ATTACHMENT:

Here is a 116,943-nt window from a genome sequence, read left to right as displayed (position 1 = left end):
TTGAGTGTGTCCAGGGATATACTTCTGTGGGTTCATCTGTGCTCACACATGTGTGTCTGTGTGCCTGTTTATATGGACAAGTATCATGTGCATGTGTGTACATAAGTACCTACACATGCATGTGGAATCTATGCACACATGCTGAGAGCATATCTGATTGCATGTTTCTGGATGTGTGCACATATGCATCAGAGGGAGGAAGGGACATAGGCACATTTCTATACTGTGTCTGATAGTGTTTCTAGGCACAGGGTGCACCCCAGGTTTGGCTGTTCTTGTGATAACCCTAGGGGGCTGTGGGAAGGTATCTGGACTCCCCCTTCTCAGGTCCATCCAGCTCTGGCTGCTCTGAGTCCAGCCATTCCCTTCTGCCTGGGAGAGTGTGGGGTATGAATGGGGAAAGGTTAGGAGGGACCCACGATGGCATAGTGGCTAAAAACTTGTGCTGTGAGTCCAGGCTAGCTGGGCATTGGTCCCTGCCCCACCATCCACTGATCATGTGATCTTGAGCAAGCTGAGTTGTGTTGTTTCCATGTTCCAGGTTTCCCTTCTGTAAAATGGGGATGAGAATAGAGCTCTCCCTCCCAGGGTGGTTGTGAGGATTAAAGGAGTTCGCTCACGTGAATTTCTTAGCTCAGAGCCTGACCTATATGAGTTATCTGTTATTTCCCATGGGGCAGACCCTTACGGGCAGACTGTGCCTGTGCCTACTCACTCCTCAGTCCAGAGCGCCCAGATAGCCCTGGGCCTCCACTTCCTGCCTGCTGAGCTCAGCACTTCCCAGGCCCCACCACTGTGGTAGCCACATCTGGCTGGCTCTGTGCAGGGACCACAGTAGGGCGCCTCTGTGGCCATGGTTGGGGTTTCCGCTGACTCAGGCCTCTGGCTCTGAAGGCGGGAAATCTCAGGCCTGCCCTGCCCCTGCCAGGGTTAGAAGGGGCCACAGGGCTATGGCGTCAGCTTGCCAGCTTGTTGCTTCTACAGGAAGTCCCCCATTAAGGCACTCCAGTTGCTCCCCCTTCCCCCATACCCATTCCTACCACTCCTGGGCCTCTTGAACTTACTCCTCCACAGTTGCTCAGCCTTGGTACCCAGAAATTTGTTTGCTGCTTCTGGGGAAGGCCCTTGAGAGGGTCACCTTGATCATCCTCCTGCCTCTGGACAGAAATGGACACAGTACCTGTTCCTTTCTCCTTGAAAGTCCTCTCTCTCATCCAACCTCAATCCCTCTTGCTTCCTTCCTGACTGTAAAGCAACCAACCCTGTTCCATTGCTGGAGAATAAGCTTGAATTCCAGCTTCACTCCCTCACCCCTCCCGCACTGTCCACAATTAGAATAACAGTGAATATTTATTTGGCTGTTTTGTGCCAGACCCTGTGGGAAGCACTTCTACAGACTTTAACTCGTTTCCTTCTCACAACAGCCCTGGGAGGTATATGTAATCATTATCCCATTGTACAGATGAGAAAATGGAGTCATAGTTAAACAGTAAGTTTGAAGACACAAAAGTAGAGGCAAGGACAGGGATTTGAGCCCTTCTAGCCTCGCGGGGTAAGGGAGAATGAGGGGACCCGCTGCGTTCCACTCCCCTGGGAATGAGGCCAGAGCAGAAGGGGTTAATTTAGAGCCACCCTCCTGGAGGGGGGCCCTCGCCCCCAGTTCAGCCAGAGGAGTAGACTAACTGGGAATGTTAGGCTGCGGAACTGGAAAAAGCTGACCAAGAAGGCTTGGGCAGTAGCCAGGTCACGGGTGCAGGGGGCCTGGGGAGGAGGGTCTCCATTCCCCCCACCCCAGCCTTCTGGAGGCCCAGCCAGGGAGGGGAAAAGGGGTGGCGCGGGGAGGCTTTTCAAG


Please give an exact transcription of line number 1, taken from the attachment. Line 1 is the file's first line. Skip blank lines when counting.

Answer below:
Here is a 116,943-nt window from a genome sequence, read left to right as displayed (position 1 = left end):